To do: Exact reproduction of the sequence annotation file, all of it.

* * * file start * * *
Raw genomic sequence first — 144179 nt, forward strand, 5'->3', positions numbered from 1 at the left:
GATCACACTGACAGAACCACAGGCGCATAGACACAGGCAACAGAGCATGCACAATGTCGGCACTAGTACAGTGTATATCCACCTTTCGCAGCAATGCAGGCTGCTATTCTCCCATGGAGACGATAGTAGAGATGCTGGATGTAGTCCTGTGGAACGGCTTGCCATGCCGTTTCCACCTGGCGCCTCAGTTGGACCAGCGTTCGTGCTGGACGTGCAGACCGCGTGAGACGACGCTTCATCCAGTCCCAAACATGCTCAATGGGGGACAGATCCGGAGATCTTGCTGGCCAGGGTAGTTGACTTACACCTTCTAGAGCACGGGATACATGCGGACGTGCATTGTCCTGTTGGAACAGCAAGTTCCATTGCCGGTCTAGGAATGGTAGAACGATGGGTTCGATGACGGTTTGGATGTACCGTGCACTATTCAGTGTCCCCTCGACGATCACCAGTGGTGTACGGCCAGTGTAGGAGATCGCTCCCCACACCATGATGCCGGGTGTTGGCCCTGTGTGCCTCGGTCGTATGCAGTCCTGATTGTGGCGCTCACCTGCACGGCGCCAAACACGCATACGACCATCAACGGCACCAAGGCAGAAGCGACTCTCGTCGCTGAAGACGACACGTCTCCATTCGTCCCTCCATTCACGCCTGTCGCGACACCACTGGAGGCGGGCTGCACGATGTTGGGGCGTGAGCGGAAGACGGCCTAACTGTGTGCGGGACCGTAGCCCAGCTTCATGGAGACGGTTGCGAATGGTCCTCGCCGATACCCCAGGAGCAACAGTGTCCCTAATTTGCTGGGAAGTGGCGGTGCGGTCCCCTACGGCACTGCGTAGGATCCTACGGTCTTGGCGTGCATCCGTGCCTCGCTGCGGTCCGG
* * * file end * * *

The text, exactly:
Raw genomic sequence first — 144179 nt, forward strand, 5'->3', positions numbered from 1 at the left:
GATCACACTGACAGAACCACAGGCGCATAGACACAGGCAACAGAGCATGCACAATGTCGGCACTAGTACAGTGTATATCCACCTTTCGCAGCAATGCAGGCTGCTATTCTCCCATGGAGACGATAGTAGAGATGCTGGATGTAGTCCTGTGGAACGGCTTGCCATGCCGTTTCCACCTGGCGCCTCAGTTGGACCAGCGTTCGTGCTGGACGTGCAGACCGCGTGAGACGACGCTTCATCCAGTCCCAAACATGCTCAATGGGGGACAGATCCGGAGATCTTGCTGGCCAGGGTAGTTGACTTACACCTTCTAGAGCACGGGATACATGCGGACGTGCATTGTCCTGTTGGAACAGCAAGTTCCATTGCCGGTCTAGGAATGGTAGAACGATGGGTTCGATGACGGTTTGGATGTACCGTGCACTATTCAGTGTCCCCTCGACGATCACCAGTGGTGTACGGCCAGTGTAGGAGATCGCTCCCCACACCATGATGCCGGGTGTTGGCCCTGTGTGCCTCGGTCGTATGCAGTCCTGATTGTGGCGCTCACCTGCACGGCGCCAAACACGCATACGACCATCAACGGCACCAAGGCAGAAGCGACTCTCGTCGCTGAAGACGACACGTCTCCATTCGTCCCTCCATTCACGCCTGTCGCGACACCACTGGAGGCGGGCTGCACGATGTTGGGGCGTGAGCGGAAGACGGCCTAACTGTGTGCGGGACCGTAGCCCAGCTTCATGGAGACGGTTGCGAATGGTCCTCGCCGATACCCCAGGAGCAACAGTGTCCCTAATTTGCTGGGAAGTGGCGGTGCGGTCCCCTACGGCACTGCGTAGGATCCTACGGTCTTGGCGTGCATCCGTGCCTCGCTGCGGTCCGG